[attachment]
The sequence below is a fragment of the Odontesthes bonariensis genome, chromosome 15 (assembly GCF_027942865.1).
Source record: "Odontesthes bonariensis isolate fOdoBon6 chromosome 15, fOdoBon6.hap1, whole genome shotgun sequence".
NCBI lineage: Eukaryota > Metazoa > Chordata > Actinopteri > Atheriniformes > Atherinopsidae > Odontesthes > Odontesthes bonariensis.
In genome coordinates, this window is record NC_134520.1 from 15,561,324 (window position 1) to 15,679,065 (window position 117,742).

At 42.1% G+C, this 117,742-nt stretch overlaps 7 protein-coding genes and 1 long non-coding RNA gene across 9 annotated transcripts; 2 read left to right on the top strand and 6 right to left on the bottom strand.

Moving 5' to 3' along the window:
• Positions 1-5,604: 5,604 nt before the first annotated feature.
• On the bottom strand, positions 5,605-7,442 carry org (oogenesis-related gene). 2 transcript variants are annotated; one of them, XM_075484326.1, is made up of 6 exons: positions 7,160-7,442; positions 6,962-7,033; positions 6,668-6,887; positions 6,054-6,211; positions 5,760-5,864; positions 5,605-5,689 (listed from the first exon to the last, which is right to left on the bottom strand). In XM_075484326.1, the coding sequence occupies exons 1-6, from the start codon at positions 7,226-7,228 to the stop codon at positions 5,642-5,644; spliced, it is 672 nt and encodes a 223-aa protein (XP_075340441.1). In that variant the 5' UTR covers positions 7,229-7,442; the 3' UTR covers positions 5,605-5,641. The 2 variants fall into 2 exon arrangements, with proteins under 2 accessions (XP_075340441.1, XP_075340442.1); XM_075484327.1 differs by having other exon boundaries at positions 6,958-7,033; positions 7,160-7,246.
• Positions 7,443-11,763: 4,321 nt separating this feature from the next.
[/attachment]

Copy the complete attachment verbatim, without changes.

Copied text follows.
The sequence below is a fragment of the Odontesthes bonariensis genome, chromosome 15 (assembly GCF_027942865.1).
Source record: "Odontesthes bonariensis isolate fOdoBon6 chromosome 15, fOdoBon6.hap1, whole genome shotgun sequence".
NCBI lineage: Eukaryota > Metazoa > Chordata > Actinopteri > Atheriniformes > Atherinopsidae > Odontesthes > Odontesthes bonariensis.
In genome coordinates, this window is record NC_134520.1 from 15,561,324 (window position 1) to 15,679,065 (window position 117,742).

At 42.1% G+C, this 117,742-nt stretch overlaps 7 protein-coding genes and 1 long non-coding RNA gene across 9 annotated transcripts; 2 read left to right on the top strand and 6 right to left on the bottom strand.

Moving 5' to 3' along the window:
• Positions 1-5,604: 5,604 nt before the first annotated feature.
• On the bottom strand, positions 5,605-7,442 carry org (oogenesis-related gene). 2 transcript variants are annotated; one of them, XM_075484326.1, is made up of 6 exons: positions 7,160-7,442; positions 6,962-7,033; positions 6,668-6,887; positions 6,054-6,211; positions 5,760-5,864; positions 5,605-5,689 (listed from the first exon to the last, which is right to left on the bottom strand). In XM_075484326.1, the coding sequence occupies exons 1-6, from the start codon at positions 7,226-7,228 to the stop codon at positions 5,642-5,644; spliced, it is 672 nt and encodes a 223-aa protein (XP_075340441.1). In that variant the 5' UTR covers positions 7,229-7,442; the 3' UTR covers positions 5,605-5,641. The 2 variants fall into 2 exon arrangements, with proteins under 2 accessions (XP_075340441.1, XP_075340442.1); XM_075484327.1 differs by having other exon boundaries at positions 6,958-7,033; positions 7,160-7,246.
• Positions 7,443-11,763: 4,321 nt separating this feature from the next.